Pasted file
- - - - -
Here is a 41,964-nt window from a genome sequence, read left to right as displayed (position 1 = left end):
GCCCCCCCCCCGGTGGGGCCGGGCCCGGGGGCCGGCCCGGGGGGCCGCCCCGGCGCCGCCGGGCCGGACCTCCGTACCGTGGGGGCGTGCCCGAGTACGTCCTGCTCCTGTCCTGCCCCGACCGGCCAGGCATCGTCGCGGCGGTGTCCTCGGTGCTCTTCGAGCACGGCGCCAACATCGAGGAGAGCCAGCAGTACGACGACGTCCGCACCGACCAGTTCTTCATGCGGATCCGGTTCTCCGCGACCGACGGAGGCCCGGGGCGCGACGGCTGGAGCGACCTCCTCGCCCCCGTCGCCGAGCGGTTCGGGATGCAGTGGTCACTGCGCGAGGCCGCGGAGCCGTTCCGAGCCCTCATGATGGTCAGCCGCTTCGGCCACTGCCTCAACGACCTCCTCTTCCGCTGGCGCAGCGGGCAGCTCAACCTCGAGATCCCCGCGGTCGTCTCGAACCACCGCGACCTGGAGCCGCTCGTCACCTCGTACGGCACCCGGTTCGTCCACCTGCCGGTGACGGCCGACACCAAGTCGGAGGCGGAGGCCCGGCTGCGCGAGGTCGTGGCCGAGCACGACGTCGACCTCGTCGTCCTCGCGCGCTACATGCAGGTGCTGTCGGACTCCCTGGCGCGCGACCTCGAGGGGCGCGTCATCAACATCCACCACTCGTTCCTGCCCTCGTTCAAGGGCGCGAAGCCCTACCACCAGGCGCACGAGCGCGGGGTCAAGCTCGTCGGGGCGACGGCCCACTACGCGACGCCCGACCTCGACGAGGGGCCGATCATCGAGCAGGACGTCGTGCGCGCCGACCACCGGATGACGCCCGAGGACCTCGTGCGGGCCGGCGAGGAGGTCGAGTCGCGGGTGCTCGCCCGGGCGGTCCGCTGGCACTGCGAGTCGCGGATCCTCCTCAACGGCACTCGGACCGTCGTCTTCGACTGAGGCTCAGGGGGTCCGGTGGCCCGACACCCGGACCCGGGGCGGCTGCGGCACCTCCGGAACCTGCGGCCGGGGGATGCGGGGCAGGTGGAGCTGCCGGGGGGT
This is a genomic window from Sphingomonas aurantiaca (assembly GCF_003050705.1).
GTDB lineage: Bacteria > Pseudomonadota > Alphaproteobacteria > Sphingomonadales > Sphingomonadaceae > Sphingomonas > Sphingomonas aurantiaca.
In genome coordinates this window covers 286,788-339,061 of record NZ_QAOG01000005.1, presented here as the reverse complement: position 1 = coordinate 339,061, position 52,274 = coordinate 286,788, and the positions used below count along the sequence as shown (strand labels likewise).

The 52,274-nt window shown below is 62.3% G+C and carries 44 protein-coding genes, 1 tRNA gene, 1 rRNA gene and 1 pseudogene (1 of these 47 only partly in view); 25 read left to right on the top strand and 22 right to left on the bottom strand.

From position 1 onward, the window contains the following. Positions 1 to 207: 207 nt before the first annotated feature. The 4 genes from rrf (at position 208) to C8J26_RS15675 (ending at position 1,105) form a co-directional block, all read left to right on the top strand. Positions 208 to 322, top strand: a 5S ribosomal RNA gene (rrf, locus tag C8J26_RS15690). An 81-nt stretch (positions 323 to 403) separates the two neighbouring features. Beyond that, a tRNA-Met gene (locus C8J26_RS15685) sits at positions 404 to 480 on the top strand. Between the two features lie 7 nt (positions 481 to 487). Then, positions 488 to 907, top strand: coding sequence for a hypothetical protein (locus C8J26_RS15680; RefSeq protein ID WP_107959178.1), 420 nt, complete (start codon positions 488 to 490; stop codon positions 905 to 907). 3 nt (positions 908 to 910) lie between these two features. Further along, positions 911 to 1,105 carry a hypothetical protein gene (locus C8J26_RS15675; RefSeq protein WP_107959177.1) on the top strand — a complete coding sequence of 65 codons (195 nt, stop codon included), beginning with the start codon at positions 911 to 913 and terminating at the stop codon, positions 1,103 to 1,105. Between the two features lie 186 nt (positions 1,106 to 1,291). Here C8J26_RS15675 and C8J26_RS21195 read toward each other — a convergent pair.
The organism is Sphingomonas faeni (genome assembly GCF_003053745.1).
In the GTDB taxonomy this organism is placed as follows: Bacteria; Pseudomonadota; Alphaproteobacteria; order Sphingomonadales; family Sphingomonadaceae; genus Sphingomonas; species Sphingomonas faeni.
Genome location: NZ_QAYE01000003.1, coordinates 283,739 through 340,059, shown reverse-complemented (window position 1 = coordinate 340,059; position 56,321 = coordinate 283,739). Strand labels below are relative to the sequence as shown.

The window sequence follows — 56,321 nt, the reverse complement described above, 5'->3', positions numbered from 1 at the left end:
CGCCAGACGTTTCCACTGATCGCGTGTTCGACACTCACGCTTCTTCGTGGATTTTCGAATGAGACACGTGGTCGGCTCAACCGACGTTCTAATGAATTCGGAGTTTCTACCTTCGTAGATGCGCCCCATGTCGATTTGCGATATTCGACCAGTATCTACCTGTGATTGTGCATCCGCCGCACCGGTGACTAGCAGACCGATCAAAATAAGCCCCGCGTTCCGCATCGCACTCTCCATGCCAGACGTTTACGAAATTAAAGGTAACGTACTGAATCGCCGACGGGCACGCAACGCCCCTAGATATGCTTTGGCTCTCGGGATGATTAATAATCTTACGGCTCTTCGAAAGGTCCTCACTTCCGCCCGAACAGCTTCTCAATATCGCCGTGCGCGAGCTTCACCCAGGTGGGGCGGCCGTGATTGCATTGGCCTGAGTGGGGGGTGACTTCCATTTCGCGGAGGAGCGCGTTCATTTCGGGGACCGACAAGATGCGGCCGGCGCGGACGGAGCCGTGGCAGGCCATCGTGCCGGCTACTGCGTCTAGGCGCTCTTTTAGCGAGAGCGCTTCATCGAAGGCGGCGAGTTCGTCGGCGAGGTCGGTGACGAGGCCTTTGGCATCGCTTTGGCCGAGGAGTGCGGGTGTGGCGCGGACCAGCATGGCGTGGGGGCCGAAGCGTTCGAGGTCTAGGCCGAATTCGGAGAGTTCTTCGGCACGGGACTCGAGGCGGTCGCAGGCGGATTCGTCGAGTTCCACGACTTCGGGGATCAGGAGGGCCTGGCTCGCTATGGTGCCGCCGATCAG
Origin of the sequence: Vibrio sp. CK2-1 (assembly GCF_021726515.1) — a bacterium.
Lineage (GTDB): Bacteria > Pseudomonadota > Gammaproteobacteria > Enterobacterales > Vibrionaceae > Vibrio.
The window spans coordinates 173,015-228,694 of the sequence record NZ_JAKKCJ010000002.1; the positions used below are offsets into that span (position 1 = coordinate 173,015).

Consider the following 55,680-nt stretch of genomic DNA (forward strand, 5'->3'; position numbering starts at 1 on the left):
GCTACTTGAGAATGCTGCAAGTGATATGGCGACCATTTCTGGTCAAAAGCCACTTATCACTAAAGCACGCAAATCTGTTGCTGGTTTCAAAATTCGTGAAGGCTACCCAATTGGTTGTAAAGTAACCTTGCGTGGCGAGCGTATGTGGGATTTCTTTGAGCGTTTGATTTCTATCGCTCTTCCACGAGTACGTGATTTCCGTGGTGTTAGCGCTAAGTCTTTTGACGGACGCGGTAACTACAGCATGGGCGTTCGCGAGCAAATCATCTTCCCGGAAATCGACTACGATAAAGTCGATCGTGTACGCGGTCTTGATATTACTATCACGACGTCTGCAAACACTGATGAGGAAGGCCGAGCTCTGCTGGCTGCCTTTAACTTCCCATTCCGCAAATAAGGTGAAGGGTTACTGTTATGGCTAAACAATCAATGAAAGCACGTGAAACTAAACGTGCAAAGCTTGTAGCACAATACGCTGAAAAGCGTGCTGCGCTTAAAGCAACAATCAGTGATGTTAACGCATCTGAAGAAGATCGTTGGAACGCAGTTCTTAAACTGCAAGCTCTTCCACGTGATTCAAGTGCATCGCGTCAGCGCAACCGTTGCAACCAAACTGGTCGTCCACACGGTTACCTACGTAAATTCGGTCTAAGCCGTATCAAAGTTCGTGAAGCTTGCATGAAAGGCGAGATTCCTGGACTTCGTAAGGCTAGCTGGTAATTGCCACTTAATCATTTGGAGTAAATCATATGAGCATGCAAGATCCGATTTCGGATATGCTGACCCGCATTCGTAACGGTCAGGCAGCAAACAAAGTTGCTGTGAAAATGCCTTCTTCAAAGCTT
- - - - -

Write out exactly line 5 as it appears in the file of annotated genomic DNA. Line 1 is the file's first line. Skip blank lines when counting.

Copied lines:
In genome coordinates this window covers 286,788-339,061 of record NZ_QAOG01000005.1, presented here as the reverse complement: position 1 = coordinate 339,061, position 52,274 = coordinate 286,788, and the positions used below count along the sequence as shown (strand labels likewise).